Robertson County TX

 

 
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H I S T O R I C   N E W   B A D E N   T O U R

A Tour Of Places, Buildings, & Homes With Architectural & Historical Significance In New Baden

 Additional Information About Historic New Baden Is Available At:
Handbook Of Texas Online, Deutsch Colony Of New Baden by John George Meyer,
History Of New Baden by Kyle Schultz, History Of Robertson County by James Walter Baker,
Early Development Of Robertson County by Ivory Freeman Carson, & Robertson County Post Offices

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If you have pictures of Robertson County, its towns, communities, rivers, streams, bridges, fields, cemeteries, houses, government buildings, businesses, farms, churches, farm machinery, crops, farm animals, wild animals, oil wells, gas wells, drilling platforms, cotton gins, bluebonnets, dogwood trees, or any other pictures which give glimpses of what life is like in Robertson County, please send them to Jane Keppler.

 

Sketches & Photographs

Names & Descriptions Of Places, Buildings, & Houses
With Architectural & Historical Significance

 
(l) Parade passing Schultz house;
(r) front of store.
Historic New Baden Photos
Photographs on left & right from
History Of Robertson County, pp. 364 & 368.  Photos on top & bottom rows from Schultz Family Collection.
(l) side view of Schultz house;
(r) view of store from Schulz shed.
 
  New Baden Collection
Lots of information about New Baden & its early Deutsch-speaking settlers is online at this site.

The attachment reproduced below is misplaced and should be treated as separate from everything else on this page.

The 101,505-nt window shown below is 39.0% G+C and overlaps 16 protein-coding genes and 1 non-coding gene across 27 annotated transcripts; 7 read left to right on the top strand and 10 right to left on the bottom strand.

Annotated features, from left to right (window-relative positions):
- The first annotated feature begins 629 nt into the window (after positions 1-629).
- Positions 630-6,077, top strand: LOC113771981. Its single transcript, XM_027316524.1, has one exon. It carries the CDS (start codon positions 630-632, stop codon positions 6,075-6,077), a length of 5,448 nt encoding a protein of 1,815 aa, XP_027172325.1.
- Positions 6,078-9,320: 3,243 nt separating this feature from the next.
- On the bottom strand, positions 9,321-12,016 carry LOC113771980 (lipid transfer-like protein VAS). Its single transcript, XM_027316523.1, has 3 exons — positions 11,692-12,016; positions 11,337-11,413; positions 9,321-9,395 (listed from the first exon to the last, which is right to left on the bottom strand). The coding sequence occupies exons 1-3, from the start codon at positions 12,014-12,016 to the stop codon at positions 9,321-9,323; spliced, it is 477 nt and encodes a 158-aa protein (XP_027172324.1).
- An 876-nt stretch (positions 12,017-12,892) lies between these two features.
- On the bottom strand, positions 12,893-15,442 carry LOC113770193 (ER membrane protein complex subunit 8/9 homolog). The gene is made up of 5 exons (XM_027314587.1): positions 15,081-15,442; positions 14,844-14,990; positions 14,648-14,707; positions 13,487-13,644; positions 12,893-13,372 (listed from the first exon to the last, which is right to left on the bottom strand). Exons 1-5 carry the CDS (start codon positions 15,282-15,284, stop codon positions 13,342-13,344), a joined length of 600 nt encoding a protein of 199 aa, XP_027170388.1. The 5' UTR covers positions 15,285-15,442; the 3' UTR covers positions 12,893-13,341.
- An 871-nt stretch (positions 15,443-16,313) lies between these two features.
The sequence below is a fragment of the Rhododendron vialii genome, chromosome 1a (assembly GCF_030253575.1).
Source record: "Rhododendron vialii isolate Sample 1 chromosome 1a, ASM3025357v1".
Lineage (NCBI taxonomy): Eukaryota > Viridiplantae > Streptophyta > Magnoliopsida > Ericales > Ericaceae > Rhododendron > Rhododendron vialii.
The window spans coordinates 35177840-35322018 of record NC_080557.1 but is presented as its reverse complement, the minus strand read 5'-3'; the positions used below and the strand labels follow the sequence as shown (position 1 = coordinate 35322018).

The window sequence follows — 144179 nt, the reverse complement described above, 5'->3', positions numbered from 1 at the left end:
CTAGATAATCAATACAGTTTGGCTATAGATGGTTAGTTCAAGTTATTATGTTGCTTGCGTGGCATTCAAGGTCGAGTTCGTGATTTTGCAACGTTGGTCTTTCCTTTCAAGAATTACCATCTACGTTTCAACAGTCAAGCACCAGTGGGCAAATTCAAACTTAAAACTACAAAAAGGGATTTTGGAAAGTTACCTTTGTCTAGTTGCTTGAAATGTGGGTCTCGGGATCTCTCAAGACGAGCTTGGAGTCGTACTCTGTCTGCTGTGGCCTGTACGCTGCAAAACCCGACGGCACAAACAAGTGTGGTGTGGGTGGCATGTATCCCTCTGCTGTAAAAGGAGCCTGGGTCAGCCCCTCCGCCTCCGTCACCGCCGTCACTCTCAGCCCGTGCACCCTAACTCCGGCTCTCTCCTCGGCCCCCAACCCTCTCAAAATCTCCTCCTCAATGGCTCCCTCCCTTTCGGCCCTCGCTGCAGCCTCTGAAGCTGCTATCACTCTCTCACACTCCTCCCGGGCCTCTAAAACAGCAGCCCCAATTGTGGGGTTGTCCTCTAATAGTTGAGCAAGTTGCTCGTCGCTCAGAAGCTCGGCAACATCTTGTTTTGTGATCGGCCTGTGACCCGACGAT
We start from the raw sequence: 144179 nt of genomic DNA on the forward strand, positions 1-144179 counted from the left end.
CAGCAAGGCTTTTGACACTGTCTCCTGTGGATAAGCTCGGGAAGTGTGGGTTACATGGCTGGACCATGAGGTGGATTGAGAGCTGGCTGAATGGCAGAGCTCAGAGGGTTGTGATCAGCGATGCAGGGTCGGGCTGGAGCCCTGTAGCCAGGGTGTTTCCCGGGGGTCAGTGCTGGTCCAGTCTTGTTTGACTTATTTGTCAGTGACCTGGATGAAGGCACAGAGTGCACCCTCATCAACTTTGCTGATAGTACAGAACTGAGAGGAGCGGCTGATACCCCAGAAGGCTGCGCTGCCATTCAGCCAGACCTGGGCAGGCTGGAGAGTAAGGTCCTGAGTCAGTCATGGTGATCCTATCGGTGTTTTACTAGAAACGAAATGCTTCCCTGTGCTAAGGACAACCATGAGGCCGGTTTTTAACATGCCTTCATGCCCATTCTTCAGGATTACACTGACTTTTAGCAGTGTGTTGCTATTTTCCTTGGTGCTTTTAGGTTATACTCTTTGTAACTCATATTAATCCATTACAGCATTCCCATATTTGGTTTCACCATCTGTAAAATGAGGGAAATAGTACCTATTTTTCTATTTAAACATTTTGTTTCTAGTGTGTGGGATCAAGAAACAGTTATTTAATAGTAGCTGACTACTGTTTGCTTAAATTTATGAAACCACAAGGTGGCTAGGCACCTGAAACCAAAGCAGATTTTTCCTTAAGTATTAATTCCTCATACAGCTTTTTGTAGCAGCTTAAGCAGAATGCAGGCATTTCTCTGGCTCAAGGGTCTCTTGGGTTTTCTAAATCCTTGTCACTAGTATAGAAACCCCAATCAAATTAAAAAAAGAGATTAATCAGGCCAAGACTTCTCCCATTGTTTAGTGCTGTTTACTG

New Baden Collection
  New Baden Historic Marker
31 03 03 N / -96 25 46 W, Map
Texas Historic Marker reads:  "Founded by German, Prussian, & Swiss immigrants in 1881, New Baden was named for the German town of Baden-Baden. The immigrants built a central building known as the Colony House to provide lodging for families while homes were under construction. Located on the route of the International & Great Northern Railroad, the town soon boasted stores, churches, a school, and a railroad station. Most of the residents were farmers and the economy was based on agriculture. Population declined in the 1940s, but New Baden remains a viable rural community."  
 THC Marker

New Baden Train Depot
The old New Baden train depot was sold by the Schultz family in 1999 and moved to San Marcos. It has begun a new life as the "New Baden Bakery" as part of Centerpoint Station.  This retail enterprise is on the right-hand side of Interstate 35 past the town of San Marcos (when heading towards San Antonio) and just before the Prime Outlets.  Take the Centerpoint Road exit (exit 200).  The old depot is located at 29 49 43 N / -97 59 07 W (Map).  The three color photographs were taken shortly after the depot was moved and before it was converted into a bakery.